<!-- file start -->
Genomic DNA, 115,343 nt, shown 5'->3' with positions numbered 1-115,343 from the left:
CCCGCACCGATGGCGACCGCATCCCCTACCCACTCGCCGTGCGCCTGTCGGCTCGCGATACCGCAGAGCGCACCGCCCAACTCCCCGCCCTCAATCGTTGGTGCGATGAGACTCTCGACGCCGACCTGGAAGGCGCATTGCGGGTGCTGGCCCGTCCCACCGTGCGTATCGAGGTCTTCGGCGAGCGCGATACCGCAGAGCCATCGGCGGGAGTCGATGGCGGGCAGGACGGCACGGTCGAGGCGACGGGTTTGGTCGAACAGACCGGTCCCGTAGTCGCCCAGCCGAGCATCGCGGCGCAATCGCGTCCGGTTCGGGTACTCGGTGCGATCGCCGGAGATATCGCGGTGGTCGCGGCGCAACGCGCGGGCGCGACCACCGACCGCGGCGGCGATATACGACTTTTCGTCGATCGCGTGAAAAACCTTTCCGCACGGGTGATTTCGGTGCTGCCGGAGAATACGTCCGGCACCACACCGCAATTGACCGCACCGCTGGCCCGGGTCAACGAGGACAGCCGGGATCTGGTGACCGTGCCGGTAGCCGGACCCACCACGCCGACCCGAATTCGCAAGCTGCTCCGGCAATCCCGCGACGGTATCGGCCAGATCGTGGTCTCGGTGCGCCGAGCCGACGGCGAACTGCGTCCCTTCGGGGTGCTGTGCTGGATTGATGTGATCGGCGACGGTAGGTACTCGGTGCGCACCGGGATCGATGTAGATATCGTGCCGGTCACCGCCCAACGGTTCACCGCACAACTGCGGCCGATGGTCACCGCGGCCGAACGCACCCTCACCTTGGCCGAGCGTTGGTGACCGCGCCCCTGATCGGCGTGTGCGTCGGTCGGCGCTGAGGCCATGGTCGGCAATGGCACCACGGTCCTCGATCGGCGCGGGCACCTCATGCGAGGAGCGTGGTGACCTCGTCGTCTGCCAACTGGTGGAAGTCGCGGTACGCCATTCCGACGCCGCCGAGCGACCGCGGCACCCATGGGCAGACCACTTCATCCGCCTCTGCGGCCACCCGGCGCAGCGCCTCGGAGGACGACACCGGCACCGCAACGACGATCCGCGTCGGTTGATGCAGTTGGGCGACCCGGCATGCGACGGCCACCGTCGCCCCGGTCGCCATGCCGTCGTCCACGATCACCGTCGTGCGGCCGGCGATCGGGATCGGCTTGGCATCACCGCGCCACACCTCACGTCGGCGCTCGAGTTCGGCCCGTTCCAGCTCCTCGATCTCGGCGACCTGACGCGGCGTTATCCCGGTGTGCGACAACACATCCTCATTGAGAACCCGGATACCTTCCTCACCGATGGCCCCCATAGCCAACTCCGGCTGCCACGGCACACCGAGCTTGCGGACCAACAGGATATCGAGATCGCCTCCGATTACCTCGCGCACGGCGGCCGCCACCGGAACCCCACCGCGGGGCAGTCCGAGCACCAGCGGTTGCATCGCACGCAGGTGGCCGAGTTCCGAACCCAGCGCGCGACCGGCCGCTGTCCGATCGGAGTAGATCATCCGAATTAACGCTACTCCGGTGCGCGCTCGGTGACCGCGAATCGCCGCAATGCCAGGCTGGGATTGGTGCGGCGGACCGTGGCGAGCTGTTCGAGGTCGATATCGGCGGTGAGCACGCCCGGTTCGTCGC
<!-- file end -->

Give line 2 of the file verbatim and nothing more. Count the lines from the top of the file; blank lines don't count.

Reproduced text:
CCCGCACCGATGGCGACCGCATCCCCTACCCACTCGCCGTGCGCCTGTCGGCTCGCGATACCGCAGAGCGCACCGCCCAACTCCCCGCCCTCAATCGTTGGTGCGATGAGACTCTCGACGCCGACCTGGAAGGCGCATTGCGGGTGCTGGCCCGTCCCACCGTGCGTATCGAGGTCTTCGGCGAGCGCGATACCGCAGAGCCATCGGCGGGAGTCGATGGCGGGCAGGACGGCACGGTCGAGGCGACGGGTTTGGTCGAACAGACCGGTCCCGTAGTCGCCCAGCCGAGCATCGCGGCGCAATCGCGTCCGGTTCGGGTACTCGGTGCGATCGCCGGAGATATCGCGGTGGTCGCGGCGCAACGCGCGGGCGCGACCACCGACCGCGGCGGCGATATACGACTTTTCGTCGATCGCGTGAAAAACCTTTCCGCACGGGTGATTTCGGTGCTGCCGGAGAATACGTCCGGCACCACACCGCAATTGACCGCACCGCTGGCCCGGGTCAACGAGGACAGCCGGGATCTGGTGACCGTGCCGGTAGCCGGACCCACCACGCCGACCCGAATTCGCAAGCTGCTCCGGCAATCCCGCGACGGTATCGGCCAGATCGTGGTCTCGGTGCGCCGAGCCGACGGCGAACTGCGTCCCTTCGGGGTGCTGTGCTGGATTGATGTGATCGGCGACGGTAGGTACTCGGTGCGCACCGGGATCGATGTAGATATCGTGCCGGTCACCGCCCAACGGTTCACCGCACAACTGCGGCCGATGGTCACCGCGGCCGAACGCACCCTCACCTTGGCCGAGCGTTGGTGACCGCGCCCCTGATCGGCGTGTGCGTCGGTCGGCGCTGAGGCCATGGTCGGCAATGGCACCACGGTCCTCGATCGGCGCGGGCACCTCATGCGAGGAGCGTGGTGACCTCGTCGTCTGCCAACTGGTGGAAGTCGCGGTACGCCATTCCGACGCCGCCGAGCGACCGCGGCACCCATGGGCAGACCACTTCATCCGCCTCTGCGGCCACCCGGCGCAGCGCCTCGGAGGACGACACCGGCACCGCAACGACGATCCGCGTCGGTTGATGCAGTTGGGCGACCCGGCATGCGACGGCCACCGTCGCCCCGGTCGCCATGCCGTCGTCCACGATCACCGTCGTGCGGCCGGCGATCGGGATCGGCTTGGCATCACCGCGCCACACCTCACGTCGGCGCTCGAGTTCGGCCCGTTCCAGCTCCTCGATCTCGGCGACCTGACGCGGCGTTATCCCGGTGTGCGACAACACATCCTCATTGAGAACCCGGATACCTTCCTCACCGATGGCCCCCATAGCCAACTCCGGCTGCCACGGCACACCGAGCTTGCGGACCAACAGGATATCGAGATCGCCTCCGATTACCTCGCGCACGGCGGCCGCCACCGGAACCCCACCGCGGGGCAGTCCGAGCACCAGCGGTTGCATCGCACGCAGGTGGCCGAGTTCCGAACCCAGCGCGCGACCGGCCGCTGTCCGATCGGAGTAGATCATCCGAATTAACGCTACTCCGGTGCGCGCTCGGTGACCGCGAATCGCCGCAATGCCAGGCTGGGATTGGTGCGGCGGACCGTGGCGAGCTGTTCGAGGTCGATATCGGCGGTGAGCACGCCCGGTTCGTCGC